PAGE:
GMX is warning users of a new type of spam using fake calendar appointments known as “calendar spam” looking to give attackers multiple opportunities to infect victims.

The threat comes from the threat actor sending the fake appointment invitation via email but unlike traditional spam which comes in the form of unwanted messages, calendar spam comes with unwanted calendar appointments attached.

The calendar attachment can attack when the invitation is sent, when its an entry on the calendar and if the appointment contains a reminder function, giving the sender multiple opportunities to spam the victim.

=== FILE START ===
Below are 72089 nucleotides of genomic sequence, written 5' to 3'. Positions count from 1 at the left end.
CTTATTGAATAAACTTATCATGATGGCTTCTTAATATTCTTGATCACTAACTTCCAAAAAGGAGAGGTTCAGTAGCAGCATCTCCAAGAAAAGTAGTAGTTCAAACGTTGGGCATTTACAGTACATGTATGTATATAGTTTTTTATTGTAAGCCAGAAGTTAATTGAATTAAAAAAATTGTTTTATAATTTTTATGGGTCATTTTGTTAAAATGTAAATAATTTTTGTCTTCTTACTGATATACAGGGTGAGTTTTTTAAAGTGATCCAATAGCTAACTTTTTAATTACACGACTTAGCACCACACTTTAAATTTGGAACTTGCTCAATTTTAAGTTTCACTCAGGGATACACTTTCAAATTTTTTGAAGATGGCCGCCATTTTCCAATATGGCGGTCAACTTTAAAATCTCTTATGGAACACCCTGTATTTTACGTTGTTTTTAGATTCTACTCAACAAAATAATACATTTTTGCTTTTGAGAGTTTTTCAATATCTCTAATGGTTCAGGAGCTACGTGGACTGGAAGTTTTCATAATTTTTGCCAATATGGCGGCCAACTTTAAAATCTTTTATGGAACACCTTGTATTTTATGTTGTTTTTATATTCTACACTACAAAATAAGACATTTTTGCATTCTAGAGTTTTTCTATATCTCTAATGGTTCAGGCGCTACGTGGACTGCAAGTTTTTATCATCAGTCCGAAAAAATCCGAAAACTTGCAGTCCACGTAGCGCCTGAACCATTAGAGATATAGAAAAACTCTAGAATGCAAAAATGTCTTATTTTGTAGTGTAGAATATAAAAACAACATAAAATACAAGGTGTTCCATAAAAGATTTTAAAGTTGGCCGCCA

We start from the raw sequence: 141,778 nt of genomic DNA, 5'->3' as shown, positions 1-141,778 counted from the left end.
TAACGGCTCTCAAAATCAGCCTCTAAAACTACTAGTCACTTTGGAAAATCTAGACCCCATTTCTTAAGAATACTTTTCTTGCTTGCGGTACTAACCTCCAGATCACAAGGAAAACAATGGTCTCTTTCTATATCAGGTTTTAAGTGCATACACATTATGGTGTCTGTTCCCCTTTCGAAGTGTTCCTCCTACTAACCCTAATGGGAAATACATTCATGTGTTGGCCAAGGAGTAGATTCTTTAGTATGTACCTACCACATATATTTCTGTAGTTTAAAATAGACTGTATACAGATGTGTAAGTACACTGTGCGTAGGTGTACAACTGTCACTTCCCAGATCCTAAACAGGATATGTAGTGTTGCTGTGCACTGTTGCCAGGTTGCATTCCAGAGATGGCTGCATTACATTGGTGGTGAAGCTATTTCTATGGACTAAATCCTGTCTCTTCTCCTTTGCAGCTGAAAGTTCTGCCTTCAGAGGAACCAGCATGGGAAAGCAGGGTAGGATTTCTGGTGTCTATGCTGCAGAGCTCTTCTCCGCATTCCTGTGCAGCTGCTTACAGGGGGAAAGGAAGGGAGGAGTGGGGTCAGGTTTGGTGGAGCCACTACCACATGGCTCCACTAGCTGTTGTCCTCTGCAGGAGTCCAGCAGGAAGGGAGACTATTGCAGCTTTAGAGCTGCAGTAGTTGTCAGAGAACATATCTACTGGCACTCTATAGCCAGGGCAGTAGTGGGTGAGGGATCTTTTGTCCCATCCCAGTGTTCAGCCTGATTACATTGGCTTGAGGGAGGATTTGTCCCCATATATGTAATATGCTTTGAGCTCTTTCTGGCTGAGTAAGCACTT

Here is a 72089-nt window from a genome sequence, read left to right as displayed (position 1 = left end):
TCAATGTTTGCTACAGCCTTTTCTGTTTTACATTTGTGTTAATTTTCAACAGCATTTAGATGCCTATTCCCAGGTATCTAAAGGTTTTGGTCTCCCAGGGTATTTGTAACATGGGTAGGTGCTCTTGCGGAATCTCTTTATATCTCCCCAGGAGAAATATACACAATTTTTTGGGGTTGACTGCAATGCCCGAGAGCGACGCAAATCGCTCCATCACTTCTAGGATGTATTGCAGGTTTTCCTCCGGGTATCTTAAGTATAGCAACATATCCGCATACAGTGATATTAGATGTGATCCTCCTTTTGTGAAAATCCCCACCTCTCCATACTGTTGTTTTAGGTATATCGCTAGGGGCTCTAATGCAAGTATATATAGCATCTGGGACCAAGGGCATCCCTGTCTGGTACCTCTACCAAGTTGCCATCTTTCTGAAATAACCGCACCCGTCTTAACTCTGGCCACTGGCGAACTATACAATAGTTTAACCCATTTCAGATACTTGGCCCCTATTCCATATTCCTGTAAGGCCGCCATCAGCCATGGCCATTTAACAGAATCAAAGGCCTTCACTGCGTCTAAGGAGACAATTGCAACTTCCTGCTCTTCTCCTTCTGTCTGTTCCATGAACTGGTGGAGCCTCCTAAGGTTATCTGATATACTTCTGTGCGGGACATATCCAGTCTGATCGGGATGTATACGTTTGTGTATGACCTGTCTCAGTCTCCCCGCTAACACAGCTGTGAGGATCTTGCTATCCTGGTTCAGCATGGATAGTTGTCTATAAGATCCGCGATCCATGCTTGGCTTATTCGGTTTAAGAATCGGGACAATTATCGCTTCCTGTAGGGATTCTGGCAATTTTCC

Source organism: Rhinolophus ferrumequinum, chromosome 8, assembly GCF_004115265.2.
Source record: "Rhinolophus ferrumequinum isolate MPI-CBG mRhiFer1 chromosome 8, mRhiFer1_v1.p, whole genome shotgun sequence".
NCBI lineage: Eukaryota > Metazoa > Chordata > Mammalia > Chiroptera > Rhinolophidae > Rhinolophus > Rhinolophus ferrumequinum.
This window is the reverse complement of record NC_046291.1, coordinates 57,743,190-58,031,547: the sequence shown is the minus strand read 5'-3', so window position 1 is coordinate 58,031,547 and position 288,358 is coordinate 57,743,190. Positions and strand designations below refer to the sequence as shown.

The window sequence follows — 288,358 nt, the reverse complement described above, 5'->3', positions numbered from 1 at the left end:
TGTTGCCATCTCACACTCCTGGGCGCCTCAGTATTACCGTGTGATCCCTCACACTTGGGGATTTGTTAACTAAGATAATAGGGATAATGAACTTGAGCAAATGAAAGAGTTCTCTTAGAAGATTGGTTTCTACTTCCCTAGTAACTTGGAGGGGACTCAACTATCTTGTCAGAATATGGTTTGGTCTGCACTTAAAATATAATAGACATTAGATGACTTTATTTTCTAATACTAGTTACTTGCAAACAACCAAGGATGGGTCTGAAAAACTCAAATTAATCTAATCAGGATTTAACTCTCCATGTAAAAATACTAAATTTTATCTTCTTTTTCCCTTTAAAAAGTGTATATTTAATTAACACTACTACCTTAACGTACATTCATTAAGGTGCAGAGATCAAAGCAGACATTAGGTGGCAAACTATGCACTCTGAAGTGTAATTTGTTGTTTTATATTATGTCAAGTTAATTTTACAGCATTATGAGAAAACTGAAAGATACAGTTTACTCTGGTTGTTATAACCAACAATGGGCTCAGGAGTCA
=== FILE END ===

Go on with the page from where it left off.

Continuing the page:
“Currently, calendar spam accounts for seven percent of all digital appointment invitations – and this figure is rising,”  Jan Oetjen, managing director of GMX, said in a Jan. 31 press release. “If, for example, you receive special ‘discounts,’ or the sender is unknown, then users should be extremely skeptical.”

One of the ways users can get rid of the calendar spam is to create a new calendar, move the calendar spam entry to the new calendar and then delete the created calendar including the fake date.